Then the king returned to his palace and spent the night fasting. He refused his usual entertainment and couldn’t sleep at all that night. Daniel 6:18 NLT

Esther and all Jews fasted for 3 days.

“Go and gather together all the Jews of Susa and fast for me. Do not eat or drink for three days, night or day. My maids and I will do the same. And then, though it is against the law, I will go in to see the king. If I must die, I must die.” Esther 4:16 NLT

Cornelius fasted for 4 days.

So Cornelius said, “Four days ago I was fasting until this hour; and at the ninth hour I prayed in my house, and behold, a man stood before me in bright clothing, and said, ‘Cornelius, your prayer has been heard, and your alms are remembered in the sight of God. Acts 10:30 NKJV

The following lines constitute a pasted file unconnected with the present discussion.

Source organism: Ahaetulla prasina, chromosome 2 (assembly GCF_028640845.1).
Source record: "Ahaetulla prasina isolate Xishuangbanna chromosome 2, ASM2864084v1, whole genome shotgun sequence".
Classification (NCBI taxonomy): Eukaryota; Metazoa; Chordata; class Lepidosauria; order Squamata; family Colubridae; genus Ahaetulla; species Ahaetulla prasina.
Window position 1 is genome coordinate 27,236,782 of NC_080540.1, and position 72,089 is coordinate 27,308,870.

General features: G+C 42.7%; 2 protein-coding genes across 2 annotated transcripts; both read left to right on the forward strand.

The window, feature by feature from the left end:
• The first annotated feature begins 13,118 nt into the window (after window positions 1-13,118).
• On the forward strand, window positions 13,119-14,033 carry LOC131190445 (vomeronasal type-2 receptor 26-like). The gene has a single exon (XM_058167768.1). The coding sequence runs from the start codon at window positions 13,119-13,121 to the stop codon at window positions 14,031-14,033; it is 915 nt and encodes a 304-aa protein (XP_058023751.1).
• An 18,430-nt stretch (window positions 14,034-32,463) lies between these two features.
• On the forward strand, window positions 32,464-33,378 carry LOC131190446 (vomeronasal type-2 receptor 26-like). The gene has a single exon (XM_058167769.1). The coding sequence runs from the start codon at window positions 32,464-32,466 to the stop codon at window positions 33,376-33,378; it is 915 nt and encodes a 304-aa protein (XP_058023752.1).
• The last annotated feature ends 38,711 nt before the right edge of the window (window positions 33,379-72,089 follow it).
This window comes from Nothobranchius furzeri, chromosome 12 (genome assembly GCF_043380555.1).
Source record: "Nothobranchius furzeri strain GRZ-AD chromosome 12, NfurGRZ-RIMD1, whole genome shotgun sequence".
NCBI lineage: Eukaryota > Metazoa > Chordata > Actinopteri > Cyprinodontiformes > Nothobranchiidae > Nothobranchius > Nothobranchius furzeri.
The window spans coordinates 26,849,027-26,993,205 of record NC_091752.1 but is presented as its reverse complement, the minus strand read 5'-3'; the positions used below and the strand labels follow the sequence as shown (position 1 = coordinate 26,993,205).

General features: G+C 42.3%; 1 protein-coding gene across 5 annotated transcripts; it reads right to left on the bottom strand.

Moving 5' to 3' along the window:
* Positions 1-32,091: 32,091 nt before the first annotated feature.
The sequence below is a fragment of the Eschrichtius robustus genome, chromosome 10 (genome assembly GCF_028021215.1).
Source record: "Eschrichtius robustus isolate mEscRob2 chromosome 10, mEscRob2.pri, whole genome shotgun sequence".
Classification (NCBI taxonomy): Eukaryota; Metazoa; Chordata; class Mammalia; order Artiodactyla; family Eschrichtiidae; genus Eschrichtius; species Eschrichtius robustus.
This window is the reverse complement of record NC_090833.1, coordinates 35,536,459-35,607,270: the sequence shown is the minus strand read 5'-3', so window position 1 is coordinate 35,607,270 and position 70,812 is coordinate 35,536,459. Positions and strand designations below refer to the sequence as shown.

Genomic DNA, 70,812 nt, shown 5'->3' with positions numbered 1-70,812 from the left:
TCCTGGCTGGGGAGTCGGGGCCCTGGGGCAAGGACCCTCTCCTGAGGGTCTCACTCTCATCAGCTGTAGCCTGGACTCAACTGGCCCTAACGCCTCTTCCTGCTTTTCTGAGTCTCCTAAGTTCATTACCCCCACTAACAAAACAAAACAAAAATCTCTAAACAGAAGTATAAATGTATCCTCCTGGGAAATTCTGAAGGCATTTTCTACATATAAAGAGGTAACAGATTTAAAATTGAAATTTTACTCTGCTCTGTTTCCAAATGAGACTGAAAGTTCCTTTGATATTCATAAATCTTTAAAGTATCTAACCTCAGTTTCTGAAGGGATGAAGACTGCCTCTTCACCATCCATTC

A Pharisee fasted twice per week.

The Pharisee stood by himself and prayed this prayer: ‘I thank you, God, that I am not like other people—cheaters, sinners, adulterers. I’m certainly not like that tax collector! I fast twice a week, and I give you a tenth of my income.’ Luke 18:11-12 NLT

The people of Jabesh-gilead fasted 7 days after King Saul’s death.

Then they took their bones and buried them beneath the tamarisk tree at Jabesh, and they fasted for seven days. 1 Samuel 31:13 NLT

People on ship didn’t eat for 14 days because they were worried they would die in a storm.

Just as day was dawning, Paul urged everyone to eat. “You have been so worried that you haven’t touched food for two weeks,” he said. Acts 27:33 NLT

Jesus fasted 40 days, which was the longest mentioned in the Bible. I wouldn’t recommend fasting that long.

For forty days and forty nights he fasted and became very hungry. Matthew 4:2 NLT


When I first told my son that I was going to fast 21 days, he say “You are going to die!” I told him that Jesus fasted for 40 days, and he said, “But Jesus is God.” While Jesus is God, He was also fully man.